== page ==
All safeguarding concerns and disclosures must always be taken seriously and every effort should be made to ensure that confidentiality is maintained for all concerned when dealing with a disclosure or a safeguarding concern. It is important to ensure that information is handled and disseminated on a ‘need to know basis’ only. Those who need to know are those who have a role to play in protecting the children, young people and adults at risk and others who may be at risk, for example:
- Designated Persons (those with specific operational responsibility for safeguarding).
- Statutory authorities (Police and Local Authorities).
- The DBS who help employers make safer recruitment decisions and prevent unsuitable people from working with children, young people and adults at risk.
- Regulatory Bodies (such as sport’s or education’s governing bodies)
If necessary any member of Staff may make a referral themselves directly to statutory authorities, particularly if they are concerned about a children, young people and adults at risk’s immediate safety, if they are having difficulty contacting the Designated Person (or the CEO’s in his/her absence) if they are concerned that a disclosure or information about a safeguarding concern has not been acted upon appropriately. The Designated Person (or the CEO’s in his/her absence) must be notified immediately after contacting a statutory authority or emergency services.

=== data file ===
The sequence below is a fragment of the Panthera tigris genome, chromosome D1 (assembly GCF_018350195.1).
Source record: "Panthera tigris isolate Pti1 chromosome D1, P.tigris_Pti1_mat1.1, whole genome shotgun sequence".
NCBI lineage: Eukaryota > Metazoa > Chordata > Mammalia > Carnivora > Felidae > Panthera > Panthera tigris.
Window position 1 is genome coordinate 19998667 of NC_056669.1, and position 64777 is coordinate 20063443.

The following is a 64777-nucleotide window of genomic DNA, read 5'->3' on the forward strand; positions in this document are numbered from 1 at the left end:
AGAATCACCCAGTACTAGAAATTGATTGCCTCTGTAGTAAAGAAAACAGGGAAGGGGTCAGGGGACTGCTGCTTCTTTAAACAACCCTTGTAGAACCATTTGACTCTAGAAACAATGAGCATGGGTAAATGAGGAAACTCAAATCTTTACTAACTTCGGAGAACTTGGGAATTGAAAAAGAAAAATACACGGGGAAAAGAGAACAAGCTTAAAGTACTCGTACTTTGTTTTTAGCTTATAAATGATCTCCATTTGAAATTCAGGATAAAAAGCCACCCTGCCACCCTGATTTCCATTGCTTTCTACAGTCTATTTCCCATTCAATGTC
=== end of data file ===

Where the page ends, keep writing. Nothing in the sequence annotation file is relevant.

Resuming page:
It is vital that clear and concise notes are made at the time of the concern or soon after a disclosure is made to support the completion of a more detailed record later. A written record should include the following information wherever possible:
- The date and time of incident or disclosure, parties involved i.e. victim(s), the person(s) whose conduct there are concerns about, any witnesses, person(s) reporting the concern, person(s) to whom the concern was reported.
- Factual information. Staff might convey their intuitive thoughts but these should be recognised as such and should not form part of the record.